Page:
This is the fifteenth anniversary of a day most of us will never forget . . . and should never forget.
At several local events organized to commemorate this occasion, I will deliver variations of the following remarks.
Remarks of Mayor Noam Bramson – September 11, 2016
Fifteen years is a long time. Time enough for children to grow into adults; for families that were broken to become whole again; for the skyline of lower Manhattan to rise once more. Scars heal.
As the horrific events of September 11, 2001 recede further into memory, becoming less a part of our daily experience and more a part of our history, it is fair to ask what the meaning of this 15th anniversary ought to be.
Why are we here? Why should we be here?
Certainly not for politics or partisanship, because this is a day that should unite all Americans and remind us of the many things we share.
And not also to debate the issues of war and peace, security and privacy, or any of the other serious questions that spring from our struggle against hatred and terrorism. There is a time and place for such debates, but it is not now.
I believe we are here — should be here — for just two simple reasons.
First, to honor the victims of 9-11 – and to honor also their families, whose pain may ease with time, but never fully disappears.
It is for all us to lift up our brothers and sisters, our neighbors and friends, whose lives were shattered that day — to lift up the First Responders who protect us close to home, and the armed forces that protect us around the world. To continue holding them in our prayers and in our hearts, never forgetting their sacrifice, always demonstrating our profound respect and gratitude. Surely we can do this.
And there is a second reason: to remember that we are as good a community and country as we choose to be.
This is the strongest nation on the face of the Earth. Nobody knocks us out. Don’t get me wrong – there are many dangers. But there is no threat from outside that can take away our liberties, that can take away our belief in the God-given equality of humankind, that can take away our faith in the possibility of a more just and loving world.
These things rise or fall on the strength of our own convictions and the power of our own example. We choose.
That is both the blessing and the burden of American exceptionalism, and a challenge to every man, woman, and child who looks with pride to the flag of our country.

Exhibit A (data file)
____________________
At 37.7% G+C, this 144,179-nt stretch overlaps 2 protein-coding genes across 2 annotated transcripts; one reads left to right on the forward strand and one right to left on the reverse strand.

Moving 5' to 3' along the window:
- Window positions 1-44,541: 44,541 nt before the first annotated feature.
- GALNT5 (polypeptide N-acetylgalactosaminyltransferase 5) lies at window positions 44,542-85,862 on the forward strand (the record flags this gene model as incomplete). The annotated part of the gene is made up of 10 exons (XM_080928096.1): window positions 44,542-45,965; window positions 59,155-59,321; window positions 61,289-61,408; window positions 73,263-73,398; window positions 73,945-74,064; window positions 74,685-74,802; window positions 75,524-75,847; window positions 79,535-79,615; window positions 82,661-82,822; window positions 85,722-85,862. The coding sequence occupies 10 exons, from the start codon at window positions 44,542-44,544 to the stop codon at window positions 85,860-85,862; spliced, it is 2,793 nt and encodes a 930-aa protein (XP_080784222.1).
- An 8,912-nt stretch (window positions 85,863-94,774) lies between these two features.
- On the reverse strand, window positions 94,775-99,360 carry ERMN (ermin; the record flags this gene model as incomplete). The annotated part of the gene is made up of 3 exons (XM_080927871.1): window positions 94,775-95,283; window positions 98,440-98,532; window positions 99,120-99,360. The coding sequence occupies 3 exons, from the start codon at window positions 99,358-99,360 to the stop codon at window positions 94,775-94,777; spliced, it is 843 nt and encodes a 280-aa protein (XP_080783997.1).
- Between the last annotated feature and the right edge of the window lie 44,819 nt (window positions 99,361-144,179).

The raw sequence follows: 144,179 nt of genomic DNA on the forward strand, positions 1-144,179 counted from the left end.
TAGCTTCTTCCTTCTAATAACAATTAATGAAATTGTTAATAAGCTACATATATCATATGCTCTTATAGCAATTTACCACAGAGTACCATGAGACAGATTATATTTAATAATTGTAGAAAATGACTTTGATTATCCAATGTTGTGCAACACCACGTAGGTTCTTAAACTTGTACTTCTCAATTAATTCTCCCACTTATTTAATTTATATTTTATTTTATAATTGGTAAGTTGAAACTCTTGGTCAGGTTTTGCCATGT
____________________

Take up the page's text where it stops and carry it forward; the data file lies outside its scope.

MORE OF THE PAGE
So let this be not only an occasion to remember and to mourn – although it should be that. May it also be a day to renew the bonds of brotherhood and sisterhood that always make us stronger together from sea to shining sea.
God bless the United States of America and God bless all people of good will.
My latest piece in the Huffington Post is mainly tongue-in-cheek, but like all things in this unsettling election year, it’s hard to know where the joke ends and the tragedy begins.
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A thought-provoking and unsettling piece in Slate today, finding a common thread in political movements around the world that pose fundamental challenges to liberal democracy. It’s a long article, but really worth the read, and an effective call to arms for those complacent about the durability of our values and institutions.
Senator Chuck Schumer, Mayor Noam Bramson, Fire Chief Lou DiMeglio, UFFA President Pete Miley, and many of New Rochelle’s bravest.
Happy to introduce Sen. Chuck Schumer (@SenSchumer) this morning. The Senator was in New Rochelle to announce legislation that would establish a cancer registry for firefighters.
There’s much evidence suggesting that the environmental contaminants and toxins inhaled by firefighters can lead to cancer. Schumer’s proposed registry would rigorously quantify and examine these links to better understand causes and more effectively develop prevention measures and treatments.
We were proud to be joined by New Rochelle’s Fire Chief Lou DiMeglio, the local UFFA President Pete Miley, leaders from several other Westchester Fire Departments, and, of course, many of New Rochelle’s bravest.
Please read my latest piece on the Huffington Post.
No candidate enjoys delivering a concession speech. Trust me. I’ve given two, and they hurt. But when it comes to the Presidency, acknowledging defeat is more than just a matter of graciousness, it is vital to our democracy.
So when Donald Trump said yesterday that the election might be “rigged,” it got me to wondering whether he is even capable of conceding.
In a democracy, a man who cannot forgo power should never be trusted with power in the first place. One more in a long list of reasons why Trump is utterly unfit for the Presidency.
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When the State courted GE for a new corporate headquarters a few months ago (an undertaking given the code name “Project Plum,”) municipal officials in New Rochelle and other communities under discussion were advised to refrain from any public comment.
But now that Politico has published a full account, I guess the cat’s out of the bag. It’s an interesting read.
Although New Rochelle was always a long shot to land GE, I am both proud that we were in the mix and disappointed that it didn’t work out.